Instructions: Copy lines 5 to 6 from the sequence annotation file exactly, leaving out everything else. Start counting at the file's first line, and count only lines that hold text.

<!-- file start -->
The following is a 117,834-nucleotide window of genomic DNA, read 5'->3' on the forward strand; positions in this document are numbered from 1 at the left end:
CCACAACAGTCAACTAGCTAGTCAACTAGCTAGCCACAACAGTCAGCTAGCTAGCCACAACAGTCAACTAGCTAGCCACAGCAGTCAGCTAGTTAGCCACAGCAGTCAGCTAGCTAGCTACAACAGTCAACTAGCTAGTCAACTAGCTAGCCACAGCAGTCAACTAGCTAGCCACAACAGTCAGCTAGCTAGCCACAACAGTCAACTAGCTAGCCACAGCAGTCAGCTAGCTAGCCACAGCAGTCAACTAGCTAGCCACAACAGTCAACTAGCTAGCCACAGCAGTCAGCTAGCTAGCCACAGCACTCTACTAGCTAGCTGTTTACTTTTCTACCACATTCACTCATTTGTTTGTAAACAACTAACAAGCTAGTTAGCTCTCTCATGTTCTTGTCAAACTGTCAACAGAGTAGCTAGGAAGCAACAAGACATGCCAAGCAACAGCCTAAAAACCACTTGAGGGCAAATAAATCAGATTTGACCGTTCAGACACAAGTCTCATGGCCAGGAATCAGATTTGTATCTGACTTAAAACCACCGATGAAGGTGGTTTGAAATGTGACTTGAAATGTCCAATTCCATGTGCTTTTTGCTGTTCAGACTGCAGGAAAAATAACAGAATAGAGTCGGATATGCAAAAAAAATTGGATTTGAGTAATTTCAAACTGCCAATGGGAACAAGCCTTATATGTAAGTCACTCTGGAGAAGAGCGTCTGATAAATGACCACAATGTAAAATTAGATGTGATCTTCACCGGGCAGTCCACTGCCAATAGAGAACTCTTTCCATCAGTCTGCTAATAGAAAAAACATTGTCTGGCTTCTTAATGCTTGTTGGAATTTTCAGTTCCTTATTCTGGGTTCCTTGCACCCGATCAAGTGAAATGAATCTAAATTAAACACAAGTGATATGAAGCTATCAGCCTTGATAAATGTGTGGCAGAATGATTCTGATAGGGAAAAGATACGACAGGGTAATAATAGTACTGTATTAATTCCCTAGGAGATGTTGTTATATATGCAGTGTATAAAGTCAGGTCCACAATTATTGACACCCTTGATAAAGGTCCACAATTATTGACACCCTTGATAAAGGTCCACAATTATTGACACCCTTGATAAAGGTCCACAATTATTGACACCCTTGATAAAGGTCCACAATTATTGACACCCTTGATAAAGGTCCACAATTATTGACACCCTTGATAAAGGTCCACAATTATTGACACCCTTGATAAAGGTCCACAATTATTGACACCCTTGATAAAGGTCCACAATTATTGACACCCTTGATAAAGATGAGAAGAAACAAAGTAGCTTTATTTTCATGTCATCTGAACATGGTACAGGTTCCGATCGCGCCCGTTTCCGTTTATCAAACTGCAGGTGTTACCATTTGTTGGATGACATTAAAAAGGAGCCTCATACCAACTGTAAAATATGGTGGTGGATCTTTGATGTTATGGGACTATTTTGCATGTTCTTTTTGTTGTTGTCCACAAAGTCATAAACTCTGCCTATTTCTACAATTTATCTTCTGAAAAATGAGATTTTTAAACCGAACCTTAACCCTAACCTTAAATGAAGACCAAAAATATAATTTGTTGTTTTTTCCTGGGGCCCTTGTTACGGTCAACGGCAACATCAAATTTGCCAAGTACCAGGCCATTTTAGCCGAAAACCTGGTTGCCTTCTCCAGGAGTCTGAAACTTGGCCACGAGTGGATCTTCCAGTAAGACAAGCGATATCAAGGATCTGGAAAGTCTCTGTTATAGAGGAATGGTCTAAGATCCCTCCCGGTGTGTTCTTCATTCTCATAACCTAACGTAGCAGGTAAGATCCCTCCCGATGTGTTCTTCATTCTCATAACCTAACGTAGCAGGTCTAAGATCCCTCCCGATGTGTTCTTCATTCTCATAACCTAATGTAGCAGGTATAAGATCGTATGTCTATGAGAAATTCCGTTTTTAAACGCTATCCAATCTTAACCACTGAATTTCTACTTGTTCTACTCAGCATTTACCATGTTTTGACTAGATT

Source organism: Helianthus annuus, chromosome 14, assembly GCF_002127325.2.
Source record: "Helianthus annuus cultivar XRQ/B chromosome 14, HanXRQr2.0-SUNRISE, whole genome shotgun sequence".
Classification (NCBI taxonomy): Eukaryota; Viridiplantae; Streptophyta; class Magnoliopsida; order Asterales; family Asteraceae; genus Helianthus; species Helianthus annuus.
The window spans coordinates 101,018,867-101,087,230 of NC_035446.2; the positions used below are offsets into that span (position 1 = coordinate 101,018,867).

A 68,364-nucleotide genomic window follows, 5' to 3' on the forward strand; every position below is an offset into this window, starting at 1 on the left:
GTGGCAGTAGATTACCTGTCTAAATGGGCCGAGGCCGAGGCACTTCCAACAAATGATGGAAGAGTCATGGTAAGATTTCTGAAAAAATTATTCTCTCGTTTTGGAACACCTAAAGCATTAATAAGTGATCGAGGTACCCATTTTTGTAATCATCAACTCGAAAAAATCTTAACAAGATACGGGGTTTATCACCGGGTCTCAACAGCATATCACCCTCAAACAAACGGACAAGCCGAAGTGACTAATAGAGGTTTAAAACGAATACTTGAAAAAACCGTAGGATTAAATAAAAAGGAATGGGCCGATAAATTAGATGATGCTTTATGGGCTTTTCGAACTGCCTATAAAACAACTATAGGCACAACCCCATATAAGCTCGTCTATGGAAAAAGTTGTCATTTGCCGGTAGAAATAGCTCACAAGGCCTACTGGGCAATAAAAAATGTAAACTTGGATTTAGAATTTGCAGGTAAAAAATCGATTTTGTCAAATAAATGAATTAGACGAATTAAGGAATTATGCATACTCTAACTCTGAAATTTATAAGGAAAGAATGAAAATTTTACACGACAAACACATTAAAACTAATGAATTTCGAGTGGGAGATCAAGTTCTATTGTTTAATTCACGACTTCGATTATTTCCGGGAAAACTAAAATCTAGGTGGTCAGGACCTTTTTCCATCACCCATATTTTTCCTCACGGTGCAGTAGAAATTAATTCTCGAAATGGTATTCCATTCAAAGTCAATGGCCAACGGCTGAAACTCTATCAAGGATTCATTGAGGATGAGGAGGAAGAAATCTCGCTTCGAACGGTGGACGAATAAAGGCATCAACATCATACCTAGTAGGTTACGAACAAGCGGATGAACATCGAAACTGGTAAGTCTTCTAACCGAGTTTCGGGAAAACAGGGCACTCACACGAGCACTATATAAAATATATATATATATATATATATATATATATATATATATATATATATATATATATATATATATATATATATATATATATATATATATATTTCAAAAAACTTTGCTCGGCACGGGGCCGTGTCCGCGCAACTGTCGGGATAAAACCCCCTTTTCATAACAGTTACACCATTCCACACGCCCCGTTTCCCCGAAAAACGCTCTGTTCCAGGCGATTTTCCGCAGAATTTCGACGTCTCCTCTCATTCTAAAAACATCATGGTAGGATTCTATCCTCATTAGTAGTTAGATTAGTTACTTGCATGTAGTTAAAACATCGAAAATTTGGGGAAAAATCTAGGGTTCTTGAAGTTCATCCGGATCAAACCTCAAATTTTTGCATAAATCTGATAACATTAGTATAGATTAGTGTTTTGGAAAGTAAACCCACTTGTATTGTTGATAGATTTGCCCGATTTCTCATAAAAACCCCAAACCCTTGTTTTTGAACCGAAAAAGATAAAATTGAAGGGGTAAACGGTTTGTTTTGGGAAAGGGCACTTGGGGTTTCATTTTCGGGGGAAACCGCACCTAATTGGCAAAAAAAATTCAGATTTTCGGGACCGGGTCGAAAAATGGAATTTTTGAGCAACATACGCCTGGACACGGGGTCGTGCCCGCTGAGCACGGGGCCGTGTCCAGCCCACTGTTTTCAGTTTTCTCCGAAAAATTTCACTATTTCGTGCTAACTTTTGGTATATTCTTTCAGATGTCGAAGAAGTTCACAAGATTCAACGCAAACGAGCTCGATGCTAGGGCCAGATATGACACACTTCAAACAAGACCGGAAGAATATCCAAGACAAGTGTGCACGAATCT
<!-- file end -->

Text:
Classification (NCBI taxonomy): Eukaryota; Viridiplantae; Streptophyta; class Magnoliopsida; order Asterales; family Asteraceae; genus Helianthus; species Helianthus annuus.
The window spans coordinates 101,018,867-101,087,230 of NC_035446.2; the positions used below are offsets into that span (position 1 = coordinate 101,018,867).